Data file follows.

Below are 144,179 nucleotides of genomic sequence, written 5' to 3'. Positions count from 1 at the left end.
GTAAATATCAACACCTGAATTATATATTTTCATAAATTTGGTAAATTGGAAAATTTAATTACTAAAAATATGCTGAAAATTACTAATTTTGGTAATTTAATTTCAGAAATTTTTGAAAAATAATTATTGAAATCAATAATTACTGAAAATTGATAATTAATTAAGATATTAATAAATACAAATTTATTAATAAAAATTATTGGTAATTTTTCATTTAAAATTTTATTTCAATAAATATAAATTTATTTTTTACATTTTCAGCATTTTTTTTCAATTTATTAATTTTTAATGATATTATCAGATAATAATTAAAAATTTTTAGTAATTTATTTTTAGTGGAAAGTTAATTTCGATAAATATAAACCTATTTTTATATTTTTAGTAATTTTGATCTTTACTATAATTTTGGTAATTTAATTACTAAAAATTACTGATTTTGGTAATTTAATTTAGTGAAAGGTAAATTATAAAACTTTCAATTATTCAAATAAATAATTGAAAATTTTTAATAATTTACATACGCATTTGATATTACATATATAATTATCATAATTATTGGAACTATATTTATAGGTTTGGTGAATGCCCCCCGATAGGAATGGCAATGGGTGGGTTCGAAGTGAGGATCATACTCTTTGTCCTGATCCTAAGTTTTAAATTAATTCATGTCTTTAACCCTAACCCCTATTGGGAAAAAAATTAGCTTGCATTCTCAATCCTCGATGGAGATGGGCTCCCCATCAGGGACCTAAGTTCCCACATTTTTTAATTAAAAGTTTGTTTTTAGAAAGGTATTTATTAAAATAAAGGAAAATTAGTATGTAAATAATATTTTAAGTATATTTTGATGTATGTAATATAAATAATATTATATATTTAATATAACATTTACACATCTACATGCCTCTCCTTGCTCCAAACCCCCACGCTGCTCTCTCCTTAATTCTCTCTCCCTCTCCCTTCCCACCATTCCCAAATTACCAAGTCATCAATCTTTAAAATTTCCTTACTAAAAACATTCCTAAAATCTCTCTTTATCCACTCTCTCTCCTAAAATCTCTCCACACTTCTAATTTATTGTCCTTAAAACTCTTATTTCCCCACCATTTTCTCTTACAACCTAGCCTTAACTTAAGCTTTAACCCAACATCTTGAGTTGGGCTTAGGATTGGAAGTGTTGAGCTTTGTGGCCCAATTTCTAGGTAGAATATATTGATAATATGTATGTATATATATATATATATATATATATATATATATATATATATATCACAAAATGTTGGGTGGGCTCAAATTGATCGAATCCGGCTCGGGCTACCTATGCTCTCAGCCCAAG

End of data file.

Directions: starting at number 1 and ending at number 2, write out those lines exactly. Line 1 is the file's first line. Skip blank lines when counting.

Below are 144,179 nucleotides of genomic sequence, written 5' to 3'. Positions count from 1 at the left end.
GTAAATATCAACACCTGAATTATATATTTTCATAAATTTGGTAAATTGGAAAATTTAATTACTAAAAATATGCTGAAAATTACTAATTTTGGTAATTTAATTTCAGAAATTTTTGAAAAATAATTATTGAAATCAATAATTACTGAAAATTGATAATTAATTAAGATATTAATAAATACAAATTTATTAATAAAAATTATTGGTAATTTTTCATTTAAAATTTTATTTCAATAAATATAAATTTATTTTTTACATTTTCAGCATTTTTTTTCAATTTATTAATTTTTAATGATATTATCAGATAATAATTAAAAATTTTTAGTAATTTATTTTTAGTGGAAAGTTAATTTCGATAAATATAAACCTATTTTTATATTTTTAGTAATTTTGATCTTTACTATAATTTTGGTAATTTAATTACTAAAAATTACTGATTTTGGTAATTTAATTTAGTGAAAGGTAAATTATAAAACTTTCAATTATTCAAATAAATAATTGAAAATTTTTAATAATTTACATACGCATTTGATATTACATATATAATTATCATAATTATTGGAACTATATTTATAGGTTTGGTGAATGCCCCCCGATAGGAATGGCAATGGGTGGGTTCGAAGTGAGGATCATACTCTTTGTCCTGATCCTAAGTTTTAAATTAATTCATGTCTTTAACCCTAACCCCTATTGGGAAAAAAATTAGCTTGCATTCTCAATCCTCGATGGAGATGGGCTCCCCATCAGGGACCTAAGTTCCCACATTTTTTAATTAAAAGTTTGTTTTTAGAAAGGTATTTATTAAAATAAAGGAAAATTAGTATGTAAATAATATTTTAAGTATATTTTGATGTATGTAATATAAATAATATTATATATTTAATATAACATTTACACATCTACATGCCTCTCCTTGCTCCAAACCCCCACGCTGCTCTCTCCTTAATTCTCTCTCCCTCTCCCTTCCCACCATTCCCAAATTACCAAGTCATCAATCTTTAAAATTTCCTTACTAAAAACATTCCTAAAATCTCTCTTTATCCACTCTCTCTCCTAAAATCTCTCCACACTTCTAATTTATTGTCCTTAAAACTCTTATTTCCCCACCATTTTCTCTTACAACCTAGCCTTAACTTAAGCTTTAACCCAACATCTTGAGTTGGGCTTAGGATTGGAAGTGTTGAGCTTTGTGGCCCAATTTCTAGGTAGAATATATTGATAATATGTATGTATATATATATATATATATATATATATATATATATATATATATCACAAAATGTTGGGTGGGCTCAAATTGATCGAATCCGGCTCGGGCTACCTATGCTCTCAGCCCAAG